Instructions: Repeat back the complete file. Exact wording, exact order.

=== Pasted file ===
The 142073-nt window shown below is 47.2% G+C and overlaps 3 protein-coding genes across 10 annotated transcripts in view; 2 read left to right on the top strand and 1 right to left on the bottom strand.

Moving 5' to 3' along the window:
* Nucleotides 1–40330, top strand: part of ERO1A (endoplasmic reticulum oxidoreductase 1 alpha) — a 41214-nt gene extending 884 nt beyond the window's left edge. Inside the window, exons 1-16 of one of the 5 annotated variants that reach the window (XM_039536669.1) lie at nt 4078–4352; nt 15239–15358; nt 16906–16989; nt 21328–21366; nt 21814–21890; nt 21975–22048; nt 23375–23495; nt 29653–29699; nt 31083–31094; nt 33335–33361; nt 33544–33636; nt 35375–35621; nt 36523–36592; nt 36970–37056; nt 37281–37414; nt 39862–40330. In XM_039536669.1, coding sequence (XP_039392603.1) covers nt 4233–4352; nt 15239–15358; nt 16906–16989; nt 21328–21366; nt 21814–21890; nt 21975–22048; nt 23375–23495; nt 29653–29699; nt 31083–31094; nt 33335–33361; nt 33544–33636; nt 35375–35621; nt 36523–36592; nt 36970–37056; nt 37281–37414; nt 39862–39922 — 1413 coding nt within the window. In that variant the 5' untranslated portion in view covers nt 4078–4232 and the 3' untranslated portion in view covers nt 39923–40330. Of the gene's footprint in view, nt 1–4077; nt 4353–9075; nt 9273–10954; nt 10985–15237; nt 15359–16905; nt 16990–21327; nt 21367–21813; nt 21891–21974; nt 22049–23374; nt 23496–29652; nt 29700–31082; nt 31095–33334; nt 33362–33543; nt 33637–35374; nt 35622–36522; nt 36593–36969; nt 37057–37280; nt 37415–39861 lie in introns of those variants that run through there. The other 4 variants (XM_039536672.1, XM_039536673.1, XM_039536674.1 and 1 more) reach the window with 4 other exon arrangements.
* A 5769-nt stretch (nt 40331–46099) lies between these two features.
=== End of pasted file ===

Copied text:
The 142073-nt window shown below is 47.2% G+C and overlaps 3 protein-coding genes across 10 annotated transcripts in view; 2 read left to right on the top strand and 1 right to left on the bottom strand.

Moving 5' to 3' along the window:
* Nucleotides 1–40330, top strand: part of ERO1A (endoplasmic reticulum oxidoreductase 1 alpha) — a 41214-nt gene extending 884 nt beyond the window's left edge. Inside the window, exons 1-16 of one of the 5 annotated variants that reach the window (XM_039536669.1) lie at nt 4078–4352; nt 15239–15358; nt 16906–16989; nt 21328–21366; nt 21814–21890; nt 21975–22048; nt 23375–23495; nt 29653–29699; nt 31083–31094; nt 33335–33361; nt 33544–33636; nt 35375–35621; nt 36523–36592; nt 36970–37056; nt 37281–37414; nt 39862–40330. In XM_039536669.1, coding sequence (XP_039392603.1) covers nt 4233–4352; nt 15239–15358; nt 16906–16989; nt 21328–21366; nt 21814–21890; nt 21975–22048; nt 23375–23495; nt 29653–29699; nt 31083–31094; nt 33335–33361; nt 33544–33636; nt 35375–35621; nt 36523–36592; nt 36970–37056; nt 37281–37414; nt 39862–39922 — 1413 coding nt within the window. In that variant the 5' untranslated portion in view covers nt 4078–4232 and the 3' untranslated portion in view covers nt 39923–40330. Of the gene's footprint in view, nt 1–4077; nt 4353–9075; nt 9273–10954; nt 10985–15237; nt 15359–16905; nt 16990–21327; nt 21367–21813; nt 21891–21974; nt 22049–23374; nt 23496–29652; nt 29700–31082; nt 31095–33334; nt 33362–33543; nt 33637–35374; nt 35622–36522; nt 36593–36969; nt 37057–37280; nt 37415–39861 lie in introns of those variants that run through there. The other 4 variants (XM_039536672.1, XM_039536673.1, XM_039536674.1 and 1 more) reach the window with 4 other exon arrangements.
* A 5769-nt stretch (nt 40331–46099) lies between these two features.